Here we go again. The holiday season. I love it. I love absolutely every second of it. I love being with my family, all of them. I love all that it entails. I love the religious observances we attach to this time of year. This is a very special and sacred time of year for me.
The following is a question posed to me by a dear friend online and my response. Enjoy.
“i think i may have a thought for you to follow through… i wonder how many false religion holidays christians observe vice versa….“ *edited for readability, not content
You might not like my answer, but here goes. Please, anyone who reads this, understand that I’m talking about the observance of holidays in a historical sense, and not strictly from what I believe or practice myself. I just felt that this approach best answers the question. Holidays are tricky when it comes to study and trying to define the narrow lines of what is a Christian or secular observance is not as easy as most of us would like to think. The big two for Christianity would definitely be Christmas and Easter; but even those are congruent with ancient pagan rites. People get in a big huff about recognizing Christ at Christmas, and for those of us who are believers, it is a season for exactly that; but the historical facts are plain. Holidays happen across all cultures, each one has their own tradition, belief, history, and values they associate with those days. Concerning Christmas, we don’t know the actual date that Jesus was born–through careful study we arrive at a time somewhere between late September and the beginning of November. I just don’t have time to recount all the historical data to back this up; but the gist is that early Christians (most likely 2nd to 3rd century A.D.) took the pagan holidays they observed prior to their conversion and shoe-horned their new found Christian faith onto those holiday.
As a believer, missionary, and family man I observe all of our traditional American holidays with the people I love. I do it according what I believe, and what those holidays mean to me. The truth is that there are few, if any, traditional holidays which don’t have some kind of origins not associated with Christianity. Does that mean we should stop observing them? No! It means we should practice healthy communication about what these holidays mean to us and why we observe them. A healthy understanding of the history associated with them would go a long way too in educating future generations.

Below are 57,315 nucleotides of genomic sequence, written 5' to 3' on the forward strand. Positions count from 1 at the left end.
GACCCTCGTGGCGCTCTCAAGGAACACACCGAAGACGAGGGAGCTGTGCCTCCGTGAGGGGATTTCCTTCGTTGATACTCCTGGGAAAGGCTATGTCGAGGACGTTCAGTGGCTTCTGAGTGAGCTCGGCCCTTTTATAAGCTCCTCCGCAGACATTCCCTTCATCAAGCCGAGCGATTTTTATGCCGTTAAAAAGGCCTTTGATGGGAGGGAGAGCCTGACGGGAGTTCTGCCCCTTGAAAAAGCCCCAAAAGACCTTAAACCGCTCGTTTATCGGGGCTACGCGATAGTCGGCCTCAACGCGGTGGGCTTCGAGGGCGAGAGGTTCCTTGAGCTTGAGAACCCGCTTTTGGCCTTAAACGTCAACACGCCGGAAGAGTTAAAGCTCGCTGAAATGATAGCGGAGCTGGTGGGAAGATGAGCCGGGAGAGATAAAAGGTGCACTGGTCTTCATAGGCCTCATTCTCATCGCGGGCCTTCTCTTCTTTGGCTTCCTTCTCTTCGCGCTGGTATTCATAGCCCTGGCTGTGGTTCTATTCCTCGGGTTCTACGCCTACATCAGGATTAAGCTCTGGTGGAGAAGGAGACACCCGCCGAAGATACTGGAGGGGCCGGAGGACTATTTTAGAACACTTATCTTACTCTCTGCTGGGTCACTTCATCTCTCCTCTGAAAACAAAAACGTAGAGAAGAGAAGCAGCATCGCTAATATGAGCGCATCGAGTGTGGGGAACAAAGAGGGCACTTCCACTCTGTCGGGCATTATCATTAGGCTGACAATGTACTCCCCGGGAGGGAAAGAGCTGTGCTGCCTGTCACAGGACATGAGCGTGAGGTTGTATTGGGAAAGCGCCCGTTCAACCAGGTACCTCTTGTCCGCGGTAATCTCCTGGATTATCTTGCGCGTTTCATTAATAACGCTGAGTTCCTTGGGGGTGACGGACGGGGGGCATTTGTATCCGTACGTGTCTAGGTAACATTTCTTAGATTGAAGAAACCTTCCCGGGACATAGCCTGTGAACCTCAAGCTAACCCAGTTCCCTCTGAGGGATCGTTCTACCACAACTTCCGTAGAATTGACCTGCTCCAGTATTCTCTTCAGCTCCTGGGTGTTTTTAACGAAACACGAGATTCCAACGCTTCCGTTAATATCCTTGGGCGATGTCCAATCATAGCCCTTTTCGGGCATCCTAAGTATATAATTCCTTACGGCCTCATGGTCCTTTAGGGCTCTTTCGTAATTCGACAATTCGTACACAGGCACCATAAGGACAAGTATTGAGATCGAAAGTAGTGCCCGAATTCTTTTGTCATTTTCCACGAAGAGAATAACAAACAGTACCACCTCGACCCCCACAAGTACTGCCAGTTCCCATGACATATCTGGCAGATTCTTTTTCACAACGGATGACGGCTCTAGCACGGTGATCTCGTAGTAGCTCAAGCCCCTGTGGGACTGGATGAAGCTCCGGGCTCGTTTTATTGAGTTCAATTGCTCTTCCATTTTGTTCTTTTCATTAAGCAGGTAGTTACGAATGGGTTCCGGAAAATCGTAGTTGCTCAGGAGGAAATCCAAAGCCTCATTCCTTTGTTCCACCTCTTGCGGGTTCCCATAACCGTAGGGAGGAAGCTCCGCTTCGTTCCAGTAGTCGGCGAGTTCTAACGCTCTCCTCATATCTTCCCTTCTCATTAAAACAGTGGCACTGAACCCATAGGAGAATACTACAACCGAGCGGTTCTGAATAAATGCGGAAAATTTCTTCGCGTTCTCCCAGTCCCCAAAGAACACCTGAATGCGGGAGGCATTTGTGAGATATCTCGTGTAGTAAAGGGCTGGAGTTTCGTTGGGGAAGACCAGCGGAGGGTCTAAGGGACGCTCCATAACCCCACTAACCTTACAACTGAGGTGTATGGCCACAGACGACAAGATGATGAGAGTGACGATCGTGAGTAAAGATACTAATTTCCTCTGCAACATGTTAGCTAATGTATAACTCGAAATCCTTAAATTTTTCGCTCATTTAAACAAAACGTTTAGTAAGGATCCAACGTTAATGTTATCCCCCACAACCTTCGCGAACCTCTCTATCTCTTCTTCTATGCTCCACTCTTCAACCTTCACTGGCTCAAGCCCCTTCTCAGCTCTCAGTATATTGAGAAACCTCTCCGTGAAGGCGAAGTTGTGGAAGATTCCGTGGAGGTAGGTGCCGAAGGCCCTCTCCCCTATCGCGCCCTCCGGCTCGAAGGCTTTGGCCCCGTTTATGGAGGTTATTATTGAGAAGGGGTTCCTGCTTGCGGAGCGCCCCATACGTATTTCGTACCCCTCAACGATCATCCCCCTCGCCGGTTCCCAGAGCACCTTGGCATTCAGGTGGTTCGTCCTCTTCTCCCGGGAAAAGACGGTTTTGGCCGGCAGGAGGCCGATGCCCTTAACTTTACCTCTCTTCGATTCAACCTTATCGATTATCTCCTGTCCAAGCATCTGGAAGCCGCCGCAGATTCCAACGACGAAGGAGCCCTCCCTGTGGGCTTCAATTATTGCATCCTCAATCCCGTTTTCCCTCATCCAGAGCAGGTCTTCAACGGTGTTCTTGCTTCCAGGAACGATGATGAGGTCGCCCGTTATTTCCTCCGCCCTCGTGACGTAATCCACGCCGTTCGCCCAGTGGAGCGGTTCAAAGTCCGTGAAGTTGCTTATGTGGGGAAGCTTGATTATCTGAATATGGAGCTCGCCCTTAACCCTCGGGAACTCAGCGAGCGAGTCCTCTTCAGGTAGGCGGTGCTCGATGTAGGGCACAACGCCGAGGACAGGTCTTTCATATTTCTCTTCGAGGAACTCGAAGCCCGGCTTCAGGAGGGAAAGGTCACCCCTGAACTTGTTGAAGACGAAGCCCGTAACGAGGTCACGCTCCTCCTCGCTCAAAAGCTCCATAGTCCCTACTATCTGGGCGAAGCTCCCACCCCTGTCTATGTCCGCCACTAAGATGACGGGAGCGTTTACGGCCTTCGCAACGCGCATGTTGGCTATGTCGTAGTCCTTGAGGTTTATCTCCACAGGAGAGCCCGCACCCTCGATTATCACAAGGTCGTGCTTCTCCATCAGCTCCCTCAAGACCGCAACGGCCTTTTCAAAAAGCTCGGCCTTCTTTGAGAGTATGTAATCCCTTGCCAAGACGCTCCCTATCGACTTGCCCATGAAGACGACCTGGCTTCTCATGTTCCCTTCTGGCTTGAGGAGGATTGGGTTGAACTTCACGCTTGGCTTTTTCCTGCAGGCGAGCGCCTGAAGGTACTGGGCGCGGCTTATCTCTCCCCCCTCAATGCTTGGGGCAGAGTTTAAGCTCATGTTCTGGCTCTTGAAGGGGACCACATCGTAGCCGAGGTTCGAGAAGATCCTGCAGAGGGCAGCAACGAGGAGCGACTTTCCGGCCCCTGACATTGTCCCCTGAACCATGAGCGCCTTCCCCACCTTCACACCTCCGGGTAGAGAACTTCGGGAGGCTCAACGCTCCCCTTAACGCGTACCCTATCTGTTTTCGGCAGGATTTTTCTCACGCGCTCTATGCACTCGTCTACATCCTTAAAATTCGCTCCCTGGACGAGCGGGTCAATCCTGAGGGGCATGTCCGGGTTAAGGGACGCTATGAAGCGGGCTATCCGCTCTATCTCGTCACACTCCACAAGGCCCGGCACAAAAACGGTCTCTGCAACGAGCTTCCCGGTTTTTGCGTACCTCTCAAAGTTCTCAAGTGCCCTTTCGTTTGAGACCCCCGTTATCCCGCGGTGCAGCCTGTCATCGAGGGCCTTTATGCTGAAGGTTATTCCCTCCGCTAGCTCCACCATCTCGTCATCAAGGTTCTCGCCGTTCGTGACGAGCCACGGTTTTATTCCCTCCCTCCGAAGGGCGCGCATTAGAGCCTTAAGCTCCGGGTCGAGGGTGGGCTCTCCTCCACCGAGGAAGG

We (the Church) are the worst about sending mixed signals at the holidays. We don’t want anyone to hijack Christmas and so we get in a huff when we hear “happy holidays.” Yet, we bring in all this superstition about a mythical fat man traveling around the world delivering toys. We want to make sure that Easter is reserved for acknowledging the resurrection of Christ; but we buy our kids baskets, hide eggs, and talk about Easter Bunnies. Most of this is done innocently enough, and I’m not writing this out of contempt, condemnation, or carelessness. However, we need to appropriate a better understanding of our holidays.
Why would people who don’t recognize the lordship of Christ in the most essential parts of their lives acknowledge or celebrate His birth or resurrection? We don’t own dates on a calendar and even if we tried to; we wouldn’t really know which dates to own. Perhaps, the Church instead should cease to regulate observance of such monumental events to such a specific window of time. Instead we should teach and disciple people to acknowledge these holy moments through a regular practice of a life displaying the fruit of one who celebrates the birth, death, and resurrection of the Incarnate One. I wonder, is God more pleased with our militant defense of the calendar–or with our passionate pursuit of Him?